I have twelve years experience working with both special education students and general education students as a substitute teacher in grades from kindergarten to middle school. In addition, I have worked for nine years as a tutor working one on one with students in their homes. I supported these students with reading skills and math skills. I am patient and modify my lessons as needed to meet the student's needs. Lessons are tailored to help students succeed and gain confidence.
Education & Certification
Undergraduate Degree: Azusa Pacific University - Bachelors, Education
Graduate Degree: Azusa Pacific University - Masters, Special Education, Mild to Moderate
SAT Composite: 220
I was a fine arts major in college and presently I work with pencil and acrylic paints. Other interests I have are: catching up on my reading of the classics and reading about art history as well as gardening and cooking. In the past I enjoyed playing tennis, hiking, and some traveling.
Q & A
What is your teaching philosophy?
I believe that all students can learn and achieve to their highest potential. Learning can be a lifelong pursuit, both an enjoyable one and a rewarding one.
What might you do in a typical first session with a student?
I introduce myself and explain to the student what we will be doing. We began with a short test so I can understand what areas they need support in. In talking with the student, I try to find out what concerns they have as well.
How can you help a student become an independent learner?
The strategies and techniques I teach are those that can be transferred to any subject matter. Skills in reading comprehension can be used in math word problems as well as in reading science text. Math skills are introduced with the understanding that the foundation that they have achieved can be used with more advanced math applications.
How would you help a student stay motivated?
With younger students, the lessons are short and mixed to stay within their attention span. Games can be used as well to make learning fun. Often with older students, I try to inject information that they may have an interest in. I try to judge when I can stay and develop a concept, or if I have to move on to something they might be more open to at the moment.
If a student has difficulty learning a skill or concept, what would you do?
I can use a variety of manipulatives or visuals to help them see the concept in a different way. I often break the concept down into more basic steps, and repeat as needed. I can also research a better way of explaining the concept.
How do you help students who are struggling with reading comprehension?
Students need to understand the vocabulary within the content material. Once they read a paragraph, I ask questions for understanding. They need to be able to summarize the main idea. Re-reading the material usual helps. Most students complain of losing concentration, and we work on that as well.
What strategies have you found to be most successful when you start to work with a student?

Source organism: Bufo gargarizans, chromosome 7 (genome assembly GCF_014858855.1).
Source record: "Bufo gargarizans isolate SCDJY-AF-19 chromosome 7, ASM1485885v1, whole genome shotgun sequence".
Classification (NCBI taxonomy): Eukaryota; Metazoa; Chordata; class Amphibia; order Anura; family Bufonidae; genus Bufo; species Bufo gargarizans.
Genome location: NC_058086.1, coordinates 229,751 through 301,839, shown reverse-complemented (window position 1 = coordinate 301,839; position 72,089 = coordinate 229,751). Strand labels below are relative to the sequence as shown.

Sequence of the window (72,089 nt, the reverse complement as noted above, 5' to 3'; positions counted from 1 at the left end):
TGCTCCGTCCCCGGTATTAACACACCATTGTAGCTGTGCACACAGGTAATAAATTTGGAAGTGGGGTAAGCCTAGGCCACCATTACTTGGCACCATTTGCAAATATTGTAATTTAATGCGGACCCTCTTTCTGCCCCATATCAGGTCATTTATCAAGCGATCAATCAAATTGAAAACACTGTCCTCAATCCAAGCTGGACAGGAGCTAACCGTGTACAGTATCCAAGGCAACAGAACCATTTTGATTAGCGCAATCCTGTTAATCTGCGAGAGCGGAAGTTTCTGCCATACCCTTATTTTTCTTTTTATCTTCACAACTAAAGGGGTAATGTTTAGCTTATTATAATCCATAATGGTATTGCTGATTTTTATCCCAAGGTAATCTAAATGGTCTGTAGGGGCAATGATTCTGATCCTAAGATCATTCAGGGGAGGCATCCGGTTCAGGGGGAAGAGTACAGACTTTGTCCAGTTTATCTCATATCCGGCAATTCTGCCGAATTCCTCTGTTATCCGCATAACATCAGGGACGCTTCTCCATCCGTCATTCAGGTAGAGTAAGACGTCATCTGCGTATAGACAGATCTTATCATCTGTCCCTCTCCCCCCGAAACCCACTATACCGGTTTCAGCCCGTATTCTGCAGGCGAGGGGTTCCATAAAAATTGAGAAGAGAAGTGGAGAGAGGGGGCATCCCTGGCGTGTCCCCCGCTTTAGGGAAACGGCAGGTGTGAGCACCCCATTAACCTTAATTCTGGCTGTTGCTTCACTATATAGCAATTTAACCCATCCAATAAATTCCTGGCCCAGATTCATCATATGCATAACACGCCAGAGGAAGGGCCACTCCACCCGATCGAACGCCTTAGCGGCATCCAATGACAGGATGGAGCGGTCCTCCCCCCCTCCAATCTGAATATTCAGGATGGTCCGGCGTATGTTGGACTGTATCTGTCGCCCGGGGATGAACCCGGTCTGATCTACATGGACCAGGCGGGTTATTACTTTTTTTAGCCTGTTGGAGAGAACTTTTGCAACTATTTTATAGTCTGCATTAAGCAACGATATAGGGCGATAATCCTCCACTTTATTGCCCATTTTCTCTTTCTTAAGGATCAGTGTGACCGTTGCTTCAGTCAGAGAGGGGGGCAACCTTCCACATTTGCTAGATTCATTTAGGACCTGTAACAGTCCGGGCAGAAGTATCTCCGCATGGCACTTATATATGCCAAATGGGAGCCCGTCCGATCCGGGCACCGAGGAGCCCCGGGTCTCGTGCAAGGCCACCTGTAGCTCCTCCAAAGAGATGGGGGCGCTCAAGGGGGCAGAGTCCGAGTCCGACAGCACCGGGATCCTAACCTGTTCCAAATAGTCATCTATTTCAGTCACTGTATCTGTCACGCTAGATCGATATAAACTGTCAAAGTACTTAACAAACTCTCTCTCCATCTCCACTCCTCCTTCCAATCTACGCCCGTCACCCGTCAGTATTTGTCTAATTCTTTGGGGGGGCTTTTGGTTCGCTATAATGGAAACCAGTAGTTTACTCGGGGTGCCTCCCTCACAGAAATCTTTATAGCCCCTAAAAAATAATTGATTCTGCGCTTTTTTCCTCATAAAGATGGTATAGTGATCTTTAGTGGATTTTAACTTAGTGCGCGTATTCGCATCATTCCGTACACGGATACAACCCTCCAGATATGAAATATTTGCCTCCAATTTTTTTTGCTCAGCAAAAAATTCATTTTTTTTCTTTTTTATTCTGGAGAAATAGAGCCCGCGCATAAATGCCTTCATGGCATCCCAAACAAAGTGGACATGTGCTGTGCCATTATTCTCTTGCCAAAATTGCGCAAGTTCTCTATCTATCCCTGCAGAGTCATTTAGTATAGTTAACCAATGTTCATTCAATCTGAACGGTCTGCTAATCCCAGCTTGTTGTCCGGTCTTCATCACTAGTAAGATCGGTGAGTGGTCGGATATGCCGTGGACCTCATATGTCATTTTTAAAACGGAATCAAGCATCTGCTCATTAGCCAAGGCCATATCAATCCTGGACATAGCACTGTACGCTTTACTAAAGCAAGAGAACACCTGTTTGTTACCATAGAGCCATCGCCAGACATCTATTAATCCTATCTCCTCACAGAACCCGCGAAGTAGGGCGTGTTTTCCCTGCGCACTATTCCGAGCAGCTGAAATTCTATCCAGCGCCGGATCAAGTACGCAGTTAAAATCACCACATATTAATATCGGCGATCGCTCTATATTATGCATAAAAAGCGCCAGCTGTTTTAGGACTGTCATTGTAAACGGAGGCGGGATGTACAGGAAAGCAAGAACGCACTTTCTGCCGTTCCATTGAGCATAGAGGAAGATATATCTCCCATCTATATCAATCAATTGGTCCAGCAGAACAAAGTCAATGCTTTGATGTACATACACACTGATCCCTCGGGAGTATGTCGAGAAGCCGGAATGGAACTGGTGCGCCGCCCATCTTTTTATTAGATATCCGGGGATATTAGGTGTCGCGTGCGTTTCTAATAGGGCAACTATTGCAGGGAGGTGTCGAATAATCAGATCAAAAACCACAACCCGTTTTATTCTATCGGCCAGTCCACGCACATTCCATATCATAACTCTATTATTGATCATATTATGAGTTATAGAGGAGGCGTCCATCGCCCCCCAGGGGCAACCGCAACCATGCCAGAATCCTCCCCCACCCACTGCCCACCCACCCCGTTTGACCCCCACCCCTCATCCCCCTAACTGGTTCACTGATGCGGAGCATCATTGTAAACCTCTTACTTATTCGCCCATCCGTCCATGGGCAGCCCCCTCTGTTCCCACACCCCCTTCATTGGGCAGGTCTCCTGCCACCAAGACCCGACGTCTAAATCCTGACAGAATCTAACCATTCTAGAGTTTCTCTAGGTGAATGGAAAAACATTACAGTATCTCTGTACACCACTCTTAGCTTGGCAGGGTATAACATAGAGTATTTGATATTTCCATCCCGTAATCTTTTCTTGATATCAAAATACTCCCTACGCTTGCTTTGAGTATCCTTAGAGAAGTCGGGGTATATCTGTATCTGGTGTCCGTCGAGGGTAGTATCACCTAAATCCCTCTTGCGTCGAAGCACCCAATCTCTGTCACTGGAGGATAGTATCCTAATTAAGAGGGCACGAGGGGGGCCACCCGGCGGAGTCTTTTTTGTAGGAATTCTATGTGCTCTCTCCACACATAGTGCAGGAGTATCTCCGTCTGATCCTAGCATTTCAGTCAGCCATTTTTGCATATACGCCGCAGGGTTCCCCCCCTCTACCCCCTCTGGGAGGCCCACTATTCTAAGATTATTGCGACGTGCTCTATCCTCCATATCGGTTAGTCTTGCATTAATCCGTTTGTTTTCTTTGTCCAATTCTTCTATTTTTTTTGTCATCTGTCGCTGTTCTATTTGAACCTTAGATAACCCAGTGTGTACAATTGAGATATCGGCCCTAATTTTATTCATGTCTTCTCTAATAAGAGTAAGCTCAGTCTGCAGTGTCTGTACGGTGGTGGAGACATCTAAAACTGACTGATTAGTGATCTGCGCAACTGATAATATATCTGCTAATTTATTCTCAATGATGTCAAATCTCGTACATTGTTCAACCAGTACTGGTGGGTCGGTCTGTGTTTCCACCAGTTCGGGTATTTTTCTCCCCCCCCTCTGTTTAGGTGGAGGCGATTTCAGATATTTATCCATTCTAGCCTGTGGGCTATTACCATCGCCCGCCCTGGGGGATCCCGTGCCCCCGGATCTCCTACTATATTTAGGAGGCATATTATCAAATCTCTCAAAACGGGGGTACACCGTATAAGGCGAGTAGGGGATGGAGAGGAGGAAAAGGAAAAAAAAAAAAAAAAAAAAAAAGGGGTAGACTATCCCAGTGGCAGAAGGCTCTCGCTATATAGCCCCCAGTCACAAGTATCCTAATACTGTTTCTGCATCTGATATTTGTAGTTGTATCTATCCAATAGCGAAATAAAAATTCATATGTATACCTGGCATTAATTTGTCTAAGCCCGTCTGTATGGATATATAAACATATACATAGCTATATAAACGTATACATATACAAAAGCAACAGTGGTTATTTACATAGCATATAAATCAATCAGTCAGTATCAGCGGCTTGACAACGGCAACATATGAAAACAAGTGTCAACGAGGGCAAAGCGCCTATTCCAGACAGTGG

First, reviewing the pretest that they were given helps me to prepare a lesson that will help them most. Listening carefully to how quickly or fully they respond to questions also gives me ideas in what areas we can work on as well. I try to make the student comfortable and assured that I am there to support them, and they can ask any questions to help further their understanding of the lesson.
How would you help a student get excited/engaged with a subject that they are struggling in?
If the teacher is knowledgeable about a subject and enjoys it, the student might perceive there is something positive about it. They might be more willing to try again, especially if modifications are made to how the lesson is taught.
What techniques would you use to be sure that a student understands the material?
Students often explain to me how they derived an answer. Another method I use is to give informal assessments periodically and review old information just before we start new information.
How do you build a student's confidence in a subject?
All students need feedback and assurance that they are on the right track or they have achieved the skill. For younger students, stickers or happy faces let them know they are doing well, as well a verbal praise. For older students, discussing with them their achievements or writing a short positive comment works well.
How do you evaluate a student's needs?
The pre-assessment helps to identify areas where support is needed. How the student completes worksheets or responds to the lessons is another way. I always conduct short, informal assessments and ask students questions to be sure they understood me and relate back to me what they learned.
How do you adapt your tutoring to the student's needs?
If the student needs more support, I can break the concept down and be more explicit. I use visuals or repetition as needed. I can rewrite worksheets so they do not seem too complicated or confusing. For those students who are advanced but may have just missed a few details in their learning along the way, I listen carefully for what they do know, and try to focus on to the areas that they do not know.
What types of materials do you typically use during a tutoring session?
For reading, I have phonics workbooks, K-8 reading material, lots of puzzles and worksheets to practice their skills with and some games. I have writing material for not only learning how to print, but exercises on how to write responses to literature or debates. For math, I have worksheets, manipulatives and flashcards. I also have some games.